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Senate Passes Bill Banning Congress From Using Insider Information

People walk past the front of the New York Stock Exchange Aug. 5, 2011. (credit: Stan Honda/AFP/Getty Images)

People walk past the front of the New York Stock Exchange Aug. 5, 2011. (credit: Stan Honda/AFP/Getty Images)

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NEW YORK (CBSNewYork) — The Senate passed a bill banning members of Congress from using insider information to trade stocks or buy land early Thursday evening.

The bill forces lawmakers, their aides and family members to play by the same rules as everyone else. The bill requires them to publicly disclose financial transactions within 30 days, instead of once a year, CBS 2’s Tony Aiello reported.

New York’s junior senator, Kirsten Gillibrand, is a main sponsor of the so-called “Stock Act.”

“We are entrusted with a profound responsibility to the American people — to look out for their own best interest, not our own financial interests,” Gillibrand said.

Critics say some lawmakers have greased their palms trading on inside information. For example, selling stock in a drug company after getting inside word it faced trouble with the FDA.

“The information which we receive — not available to the public — cannot be used in a fashion to enrich ourselves,” said Illinois Sen. Dick Durbin.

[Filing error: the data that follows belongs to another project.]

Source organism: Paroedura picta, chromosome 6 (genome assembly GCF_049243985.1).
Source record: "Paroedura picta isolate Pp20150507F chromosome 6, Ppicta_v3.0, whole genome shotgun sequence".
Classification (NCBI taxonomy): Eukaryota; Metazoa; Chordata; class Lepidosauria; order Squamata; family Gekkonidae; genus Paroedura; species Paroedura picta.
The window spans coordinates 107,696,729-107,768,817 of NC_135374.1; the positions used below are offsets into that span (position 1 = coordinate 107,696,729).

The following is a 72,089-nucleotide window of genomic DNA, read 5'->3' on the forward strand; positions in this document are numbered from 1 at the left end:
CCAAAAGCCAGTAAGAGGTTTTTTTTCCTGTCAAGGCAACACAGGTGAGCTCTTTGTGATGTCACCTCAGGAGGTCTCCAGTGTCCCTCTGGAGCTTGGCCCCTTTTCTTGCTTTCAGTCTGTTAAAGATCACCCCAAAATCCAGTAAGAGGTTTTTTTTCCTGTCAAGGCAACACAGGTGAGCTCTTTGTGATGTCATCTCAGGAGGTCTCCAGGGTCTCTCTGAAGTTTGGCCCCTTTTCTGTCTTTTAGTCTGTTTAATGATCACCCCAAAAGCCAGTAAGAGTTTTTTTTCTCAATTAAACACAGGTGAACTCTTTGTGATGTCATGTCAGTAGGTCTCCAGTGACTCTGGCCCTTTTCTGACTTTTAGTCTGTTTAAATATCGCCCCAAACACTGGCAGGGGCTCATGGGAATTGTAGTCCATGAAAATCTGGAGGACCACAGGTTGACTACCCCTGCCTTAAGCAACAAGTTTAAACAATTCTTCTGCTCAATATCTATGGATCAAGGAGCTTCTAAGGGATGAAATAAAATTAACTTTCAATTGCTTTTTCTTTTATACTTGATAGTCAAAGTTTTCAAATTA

The loophole that allowed insider trading – revealed in a major investigation by the CBS News program “60 Minutes.”

“We know that during the financial crisis of 2008 they were getting out of the market before the rest of America really knew what was going on,” said Peter Schweizer, author of “Throw Them All Out.”

On Wall Street, many said it’s about time Congress was banned from using inside info to trade.

“I think it’s a good thing to do, and frankly with all the Occupy Wall Street attention we’re gotten, and a lot of pressure we’ve gotten on Wall Street here, I think it’s fair that Congressmen themselves be subject to the same rules,” said Wall Street worker Steve Kopits.

“There can’t be a double standard, if we do it, we get in trouble. They do it, they should also be prosecuted. So if they’re voting to stop it, I’m for it,” Wall Street worker Tiffany Holder said.

The bill now goes to the House.